Septic Systems ... Funny You Should Mention That
Around the State
Just when I thought the day-late-dollar-short Environmental Protection Agency had flushed us Floridians for good, they come up with an act of impeccable timing for the yuk-laden rivers under assault on either side of Lake Okeechobee.
The EPA Tuesday declared a week in September, 23-27, its first-ever SepticSmart Week.
Thanks, EPA. Great day to make the announcement.
The EPA is encouraging homeowners "to take action" so that their septic systems are functioning properly. Nearly one-quarter of all American households, the agency points out, more than 26 million homes, depend on septic systems to treat their wastewater, and many of the systems in place aren't safely doing the job.
Repeat, many of them aren't safely doing the job.
Might I add that some of those 26 million homes are slap-bang on, or critically near, banks of the very waterways now gasping for breath in south Central Florida.
It's been easy for those who live along the toxic waterways to make their deteriorating quality of life somebody else's fault. Forty years ago it was cattle ranchers; today it's sugar farmers and anybody growing in the Everglades Agricultural Area.
But increasingly, as scientists like Harbor Branch professor Brian LaPointe and others have explained, pollution in the estuaries is the result of a number of human factors -- yes, I'm saying we're a big part of the screw-up.
Those human factors include wastewater sewage effluents, sanitary sewer overflows, combined sewer overflows, agricultural runoffs, golf course and fertilized-lawn runoff, concentrated animal feeding operations, street litters and leaking underground storage tanks.
A growing body of evidence on the degradation of the Indian River Lagoon and St. Lucie Estuary in particular points to leaching septic tanks as a "major" contributing factor. How major is still a matter of conjecture. LaPointe, who has studied the river for more than 30 years, thinks it's considerable. “One septic tank on 4 acres -- that’s enough to create a nutrient problem,” he says.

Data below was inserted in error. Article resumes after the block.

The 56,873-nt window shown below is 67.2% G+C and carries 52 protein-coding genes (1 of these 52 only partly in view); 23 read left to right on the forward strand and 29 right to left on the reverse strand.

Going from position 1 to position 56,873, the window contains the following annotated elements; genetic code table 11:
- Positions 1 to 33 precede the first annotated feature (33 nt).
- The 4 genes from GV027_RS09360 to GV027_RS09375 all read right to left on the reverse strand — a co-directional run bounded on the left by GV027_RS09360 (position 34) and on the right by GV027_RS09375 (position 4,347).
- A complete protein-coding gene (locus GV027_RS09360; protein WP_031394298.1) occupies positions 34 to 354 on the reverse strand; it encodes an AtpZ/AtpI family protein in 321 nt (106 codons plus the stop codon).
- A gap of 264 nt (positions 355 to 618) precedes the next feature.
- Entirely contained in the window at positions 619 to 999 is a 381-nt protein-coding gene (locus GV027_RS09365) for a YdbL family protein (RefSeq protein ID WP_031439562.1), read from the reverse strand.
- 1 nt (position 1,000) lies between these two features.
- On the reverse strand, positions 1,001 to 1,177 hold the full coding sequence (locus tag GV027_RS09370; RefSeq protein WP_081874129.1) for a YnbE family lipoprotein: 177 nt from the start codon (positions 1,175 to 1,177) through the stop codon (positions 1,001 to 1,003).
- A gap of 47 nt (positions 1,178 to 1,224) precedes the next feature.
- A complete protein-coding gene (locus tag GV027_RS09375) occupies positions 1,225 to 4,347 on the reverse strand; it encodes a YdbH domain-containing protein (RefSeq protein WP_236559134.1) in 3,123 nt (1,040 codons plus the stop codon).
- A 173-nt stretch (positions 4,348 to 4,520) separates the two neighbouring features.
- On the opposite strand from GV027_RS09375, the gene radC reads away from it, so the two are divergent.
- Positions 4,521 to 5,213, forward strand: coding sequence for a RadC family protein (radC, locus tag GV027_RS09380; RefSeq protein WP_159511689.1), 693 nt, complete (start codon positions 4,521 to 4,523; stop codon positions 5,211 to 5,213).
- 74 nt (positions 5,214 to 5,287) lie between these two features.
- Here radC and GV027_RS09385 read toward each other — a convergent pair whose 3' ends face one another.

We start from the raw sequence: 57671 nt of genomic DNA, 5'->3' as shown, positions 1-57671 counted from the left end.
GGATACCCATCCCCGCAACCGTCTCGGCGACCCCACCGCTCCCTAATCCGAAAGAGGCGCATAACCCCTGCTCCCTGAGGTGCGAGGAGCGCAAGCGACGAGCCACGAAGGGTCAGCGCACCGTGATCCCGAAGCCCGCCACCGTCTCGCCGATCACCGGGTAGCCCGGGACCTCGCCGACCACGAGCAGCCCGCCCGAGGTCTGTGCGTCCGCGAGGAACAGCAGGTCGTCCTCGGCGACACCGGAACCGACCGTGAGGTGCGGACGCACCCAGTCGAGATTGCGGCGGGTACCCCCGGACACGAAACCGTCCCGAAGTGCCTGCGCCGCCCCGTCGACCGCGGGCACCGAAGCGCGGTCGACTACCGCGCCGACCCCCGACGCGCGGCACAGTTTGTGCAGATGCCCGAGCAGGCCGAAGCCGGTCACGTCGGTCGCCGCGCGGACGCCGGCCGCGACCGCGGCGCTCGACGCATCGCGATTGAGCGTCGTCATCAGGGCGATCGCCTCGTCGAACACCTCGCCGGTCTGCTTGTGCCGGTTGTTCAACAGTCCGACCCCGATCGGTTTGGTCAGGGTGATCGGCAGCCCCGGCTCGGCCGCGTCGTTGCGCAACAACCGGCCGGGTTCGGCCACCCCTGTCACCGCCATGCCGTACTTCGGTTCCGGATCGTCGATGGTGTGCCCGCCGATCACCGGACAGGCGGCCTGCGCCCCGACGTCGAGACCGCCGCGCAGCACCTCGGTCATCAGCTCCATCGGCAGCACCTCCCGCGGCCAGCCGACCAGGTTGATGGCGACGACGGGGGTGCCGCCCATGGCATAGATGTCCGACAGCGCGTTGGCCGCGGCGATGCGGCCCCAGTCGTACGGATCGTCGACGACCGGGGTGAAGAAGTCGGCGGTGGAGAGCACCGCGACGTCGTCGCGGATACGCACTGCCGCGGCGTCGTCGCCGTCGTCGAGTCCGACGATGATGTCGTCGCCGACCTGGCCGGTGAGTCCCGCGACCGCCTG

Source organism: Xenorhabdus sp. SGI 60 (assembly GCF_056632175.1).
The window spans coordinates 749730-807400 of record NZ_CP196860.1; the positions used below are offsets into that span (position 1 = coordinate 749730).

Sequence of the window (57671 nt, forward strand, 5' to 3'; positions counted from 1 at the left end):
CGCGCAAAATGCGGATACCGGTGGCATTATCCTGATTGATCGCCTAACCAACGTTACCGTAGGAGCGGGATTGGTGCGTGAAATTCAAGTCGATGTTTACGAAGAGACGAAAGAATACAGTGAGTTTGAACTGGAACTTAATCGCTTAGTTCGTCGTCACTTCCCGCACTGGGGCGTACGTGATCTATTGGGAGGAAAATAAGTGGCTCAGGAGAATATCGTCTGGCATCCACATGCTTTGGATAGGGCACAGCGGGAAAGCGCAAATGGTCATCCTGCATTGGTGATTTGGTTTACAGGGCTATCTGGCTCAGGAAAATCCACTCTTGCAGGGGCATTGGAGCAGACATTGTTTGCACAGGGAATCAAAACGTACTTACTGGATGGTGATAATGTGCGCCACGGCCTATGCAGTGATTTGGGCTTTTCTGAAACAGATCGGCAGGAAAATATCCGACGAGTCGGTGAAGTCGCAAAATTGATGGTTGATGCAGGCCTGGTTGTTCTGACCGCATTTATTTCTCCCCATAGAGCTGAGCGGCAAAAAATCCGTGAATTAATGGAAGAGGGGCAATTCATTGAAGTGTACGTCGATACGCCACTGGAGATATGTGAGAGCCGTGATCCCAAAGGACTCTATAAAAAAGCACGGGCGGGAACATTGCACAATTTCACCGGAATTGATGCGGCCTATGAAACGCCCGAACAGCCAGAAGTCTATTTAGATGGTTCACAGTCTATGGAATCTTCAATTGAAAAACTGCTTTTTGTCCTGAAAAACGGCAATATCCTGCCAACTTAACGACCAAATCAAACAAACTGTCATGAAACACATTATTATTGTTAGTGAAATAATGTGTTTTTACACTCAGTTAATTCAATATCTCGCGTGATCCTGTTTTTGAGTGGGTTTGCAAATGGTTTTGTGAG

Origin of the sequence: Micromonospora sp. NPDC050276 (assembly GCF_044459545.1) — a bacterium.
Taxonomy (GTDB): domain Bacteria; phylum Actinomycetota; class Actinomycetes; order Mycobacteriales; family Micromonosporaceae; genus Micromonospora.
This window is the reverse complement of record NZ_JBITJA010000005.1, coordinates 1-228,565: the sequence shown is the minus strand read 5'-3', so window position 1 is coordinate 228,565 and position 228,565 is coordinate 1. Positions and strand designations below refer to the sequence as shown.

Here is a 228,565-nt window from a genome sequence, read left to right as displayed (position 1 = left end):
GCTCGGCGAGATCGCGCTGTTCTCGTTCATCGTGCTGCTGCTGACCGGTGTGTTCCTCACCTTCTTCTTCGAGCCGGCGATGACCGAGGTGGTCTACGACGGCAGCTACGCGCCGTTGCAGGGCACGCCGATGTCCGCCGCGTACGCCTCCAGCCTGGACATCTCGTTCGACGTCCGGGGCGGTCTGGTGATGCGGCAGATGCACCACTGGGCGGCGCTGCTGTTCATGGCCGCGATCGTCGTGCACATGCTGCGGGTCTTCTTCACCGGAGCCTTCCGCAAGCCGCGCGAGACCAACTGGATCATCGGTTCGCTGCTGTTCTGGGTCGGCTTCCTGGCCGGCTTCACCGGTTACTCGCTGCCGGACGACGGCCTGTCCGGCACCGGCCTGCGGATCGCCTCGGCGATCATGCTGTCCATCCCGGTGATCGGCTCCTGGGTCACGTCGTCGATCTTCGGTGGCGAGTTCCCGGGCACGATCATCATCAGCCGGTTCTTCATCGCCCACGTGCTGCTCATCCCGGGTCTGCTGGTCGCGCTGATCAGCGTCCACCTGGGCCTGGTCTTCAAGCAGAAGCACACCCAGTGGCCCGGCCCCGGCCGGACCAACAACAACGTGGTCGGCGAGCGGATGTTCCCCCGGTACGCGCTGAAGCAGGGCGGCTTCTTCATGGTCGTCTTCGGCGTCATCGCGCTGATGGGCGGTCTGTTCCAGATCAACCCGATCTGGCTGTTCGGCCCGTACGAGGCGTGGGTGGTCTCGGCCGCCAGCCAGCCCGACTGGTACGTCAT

Me, I'd like to see EPA encourage total septic-to-sewer conversions within so many miles of a river or a waterway leading to a river.
I know that in Martin County, where protests over the condition of the water have grown angrier, there are an estimated 30,000 homes, or about a third of the population, on septic tanks, many of those homes built before 1986.
I also remember that when Martin County first considered a countywide sewer system, the late Sen. William G. "Doc" Myers, R-Hobe Sound -- on the Martin County Commission from 1968-1972, and again from 1976-1978 -- pushed hard for a total septic-to-sewer conversion. He was the only one who did.
Interesting to note that a major dissenter was then-County Commissioner Maggy Hurchalla, Martin's environmental maven, who now blames the state for failing to protect Martin's rivers. Her reason for the against-position wasn't cost. A county sewer system will encourage development, she said.
Frank Wacha, another commissioner at the time, told me, "If she could get away with it, Maggy would legislate an outhouse in every backyard to keep people out of Martin County."
All water over the bridge in 2013.
For the moment, I'm grateful to the EPA for the perfectly timed SepticSmart Week announcement.
Reach Nancy Smith at email@example.com or at 228-282-2423.